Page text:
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Village Matters: Turtle Consommé? Or not.

By Ann Christoph.

Do we need the holidays to understand our world and our life?

We usually get a healthy dose of new perspectives. This year I return home with these: the details we stew over in our day to day lives are not all that important to most people; we confront recurring themes and conflicts; and we make those same choices over and over.  I am always hoping some of those choices mean something permanently.

At our Thanksgiving party of 27 in Sacramento not one person was interested in what is happening in our town, in Laguna Beach. All those important events and decisions that we agonize over had no relevance. There were the talkers and the listeners. The talkers want to talk about themselves and their problems, the listeners patiently look attentive hoping that someone, anyone, will ask them a question, give them an entrée into the conversation.

Still it was comforting, even relaxing: being part of the family, being welcomed, cooking, seeing familiar faces changed a little since the last time, and two good nights’ sleep even on an uncomfortable bed.

We saw “Cloud Atlas” a complex film depicting interrelationships between souls leading lives in different eras. “Death is one door closing, but another one opens,” is the message.  Doors open on a series of other lives where the characters seek fulfillment and struggle with the same companion characters recurring in different forms.

On the way home we stopped in Chowchilla, one of those towns along the 99 that we usually buzz by without a thought. But we had read about the Fossil Discovery Center.  There, surrounded by orchards and fields, is this small complex where fossils discovered in a nearby trash disposal site are exhibited. Skeleton replicas of a Columbian mammoth and short-faced bear loom over visitors. These, as well as early wolves, horses and camels demonstrate the animal life millions of years ago when the central valley was a huge savannah.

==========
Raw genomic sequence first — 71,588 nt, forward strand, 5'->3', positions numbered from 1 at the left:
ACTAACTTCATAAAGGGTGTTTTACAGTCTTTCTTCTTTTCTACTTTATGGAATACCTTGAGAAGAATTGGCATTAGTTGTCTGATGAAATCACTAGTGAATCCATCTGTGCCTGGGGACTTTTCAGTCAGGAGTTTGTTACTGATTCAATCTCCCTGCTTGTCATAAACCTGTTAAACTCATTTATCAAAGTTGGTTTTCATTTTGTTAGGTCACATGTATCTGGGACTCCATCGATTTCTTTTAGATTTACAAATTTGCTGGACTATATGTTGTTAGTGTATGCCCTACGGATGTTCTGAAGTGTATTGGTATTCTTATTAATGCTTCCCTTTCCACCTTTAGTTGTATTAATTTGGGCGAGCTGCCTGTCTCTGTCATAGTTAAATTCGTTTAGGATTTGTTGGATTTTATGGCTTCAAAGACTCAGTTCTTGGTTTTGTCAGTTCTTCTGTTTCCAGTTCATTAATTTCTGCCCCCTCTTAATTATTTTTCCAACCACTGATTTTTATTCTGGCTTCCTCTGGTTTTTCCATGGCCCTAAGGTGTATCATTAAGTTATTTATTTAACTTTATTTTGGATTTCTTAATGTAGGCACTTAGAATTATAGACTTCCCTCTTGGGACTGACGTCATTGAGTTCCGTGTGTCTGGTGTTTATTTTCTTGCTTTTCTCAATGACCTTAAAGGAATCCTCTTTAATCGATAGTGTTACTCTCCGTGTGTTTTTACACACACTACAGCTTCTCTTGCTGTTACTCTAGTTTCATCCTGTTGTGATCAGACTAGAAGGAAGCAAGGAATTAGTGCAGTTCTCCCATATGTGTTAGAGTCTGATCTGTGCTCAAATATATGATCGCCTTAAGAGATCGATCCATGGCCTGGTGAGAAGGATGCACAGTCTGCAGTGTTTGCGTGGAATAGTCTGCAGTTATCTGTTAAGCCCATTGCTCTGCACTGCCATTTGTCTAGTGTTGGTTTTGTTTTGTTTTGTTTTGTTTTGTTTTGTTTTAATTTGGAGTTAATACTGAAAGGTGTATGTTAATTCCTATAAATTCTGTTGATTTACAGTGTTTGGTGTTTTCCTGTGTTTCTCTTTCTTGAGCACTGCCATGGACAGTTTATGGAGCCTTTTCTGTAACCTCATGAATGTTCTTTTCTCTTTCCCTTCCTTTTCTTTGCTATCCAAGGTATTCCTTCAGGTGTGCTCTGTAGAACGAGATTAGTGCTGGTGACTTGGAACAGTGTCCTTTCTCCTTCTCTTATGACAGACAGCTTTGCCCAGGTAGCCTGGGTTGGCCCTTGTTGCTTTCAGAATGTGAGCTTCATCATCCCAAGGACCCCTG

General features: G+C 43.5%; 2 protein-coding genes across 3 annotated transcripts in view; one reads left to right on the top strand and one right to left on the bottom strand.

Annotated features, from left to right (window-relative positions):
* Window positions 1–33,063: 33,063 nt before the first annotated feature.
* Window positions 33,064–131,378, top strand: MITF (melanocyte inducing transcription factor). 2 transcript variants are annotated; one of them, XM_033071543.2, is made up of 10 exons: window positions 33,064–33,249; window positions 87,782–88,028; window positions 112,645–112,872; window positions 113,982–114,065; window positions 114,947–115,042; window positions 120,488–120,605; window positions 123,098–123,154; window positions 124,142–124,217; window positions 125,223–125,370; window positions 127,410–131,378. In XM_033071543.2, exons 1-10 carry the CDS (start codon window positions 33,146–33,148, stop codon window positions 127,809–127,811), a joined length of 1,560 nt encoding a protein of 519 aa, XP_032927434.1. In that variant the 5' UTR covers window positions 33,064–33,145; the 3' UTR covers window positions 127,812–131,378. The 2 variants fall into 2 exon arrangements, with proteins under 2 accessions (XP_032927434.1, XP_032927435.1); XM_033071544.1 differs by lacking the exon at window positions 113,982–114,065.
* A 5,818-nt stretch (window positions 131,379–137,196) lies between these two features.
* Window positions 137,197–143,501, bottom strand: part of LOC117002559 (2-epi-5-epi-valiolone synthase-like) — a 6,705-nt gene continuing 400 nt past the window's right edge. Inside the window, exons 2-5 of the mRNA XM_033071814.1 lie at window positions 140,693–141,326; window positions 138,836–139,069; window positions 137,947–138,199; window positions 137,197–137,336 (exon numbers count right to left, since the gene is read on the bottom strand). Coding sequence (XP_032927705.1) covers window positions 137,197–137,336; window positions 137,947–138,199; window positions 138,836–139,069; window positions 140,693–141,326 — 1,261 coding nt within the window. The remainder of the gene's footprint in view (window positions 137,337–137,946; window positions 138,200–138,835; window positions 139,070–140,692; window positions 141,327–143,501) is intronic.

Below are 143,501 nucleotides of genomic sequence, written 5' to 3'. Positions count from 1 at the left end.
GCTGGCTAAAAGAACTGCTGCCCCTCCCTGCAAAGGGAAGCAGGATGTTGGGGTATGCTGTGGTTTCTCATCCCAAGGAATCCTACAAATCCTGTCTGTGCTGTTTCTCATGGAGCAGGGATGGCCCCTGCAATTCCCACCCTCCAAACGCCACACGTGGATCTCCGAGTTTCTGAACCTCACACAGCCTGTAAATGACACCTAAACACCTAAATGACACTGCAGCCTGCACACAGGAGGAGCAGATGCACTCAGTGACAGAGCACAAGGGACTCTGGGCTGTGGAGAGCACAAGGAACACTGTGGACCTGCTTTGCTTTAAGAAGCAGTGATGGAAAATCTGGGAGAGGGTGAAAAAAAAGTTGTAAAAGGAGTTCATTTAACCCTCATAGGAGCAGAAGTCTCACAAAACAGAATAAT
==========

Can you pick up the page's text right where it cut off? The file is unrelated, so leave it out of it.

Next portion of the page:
How did the fossil center come about?  It was a struggle that sounded familiar. An area for the landfill/dump was being excavated. There was a whistle blower who announced, “Hey, we’re scraping up fossils out there!”  There was a contingent that retorted, “They’re just a bunch of old bones. We can’t afford to stop work on the dump. Where are we going to put all that trash? And how much will it cost to deal with those fossils?”

A compromise was reached with the prodding of the California Environmental Quality Act. The excavating would be more careful and fossil deposits encountered would be flagged. Scientists would encase the fossils in plaster to protect them, and then carefully remove them for study and exhibition. Certainly some fossils would be overlooked and damaged in this process, but also many would be discovered and saved. These would be exhibited in the Fossil Discovery Center, opened in 2010.

This was a classic political, environmental decision we see over and over—balancing appreciation and preservation of a resource versus consuming it.

We have our very own “Cloud Atlas” events with different scripts, different appearing characters, but the same struggle repeats over and over.

Back at home at the Montage tree lighting event one guest was describing the wonder of swimming with giant sea turtles in Hawaii. Another chimed in, “I’d rather have turtle soup.”

How do you like your turtles?

 

Landscape architect Ann Christoph formerly served on Laguna Beach’s City Council.

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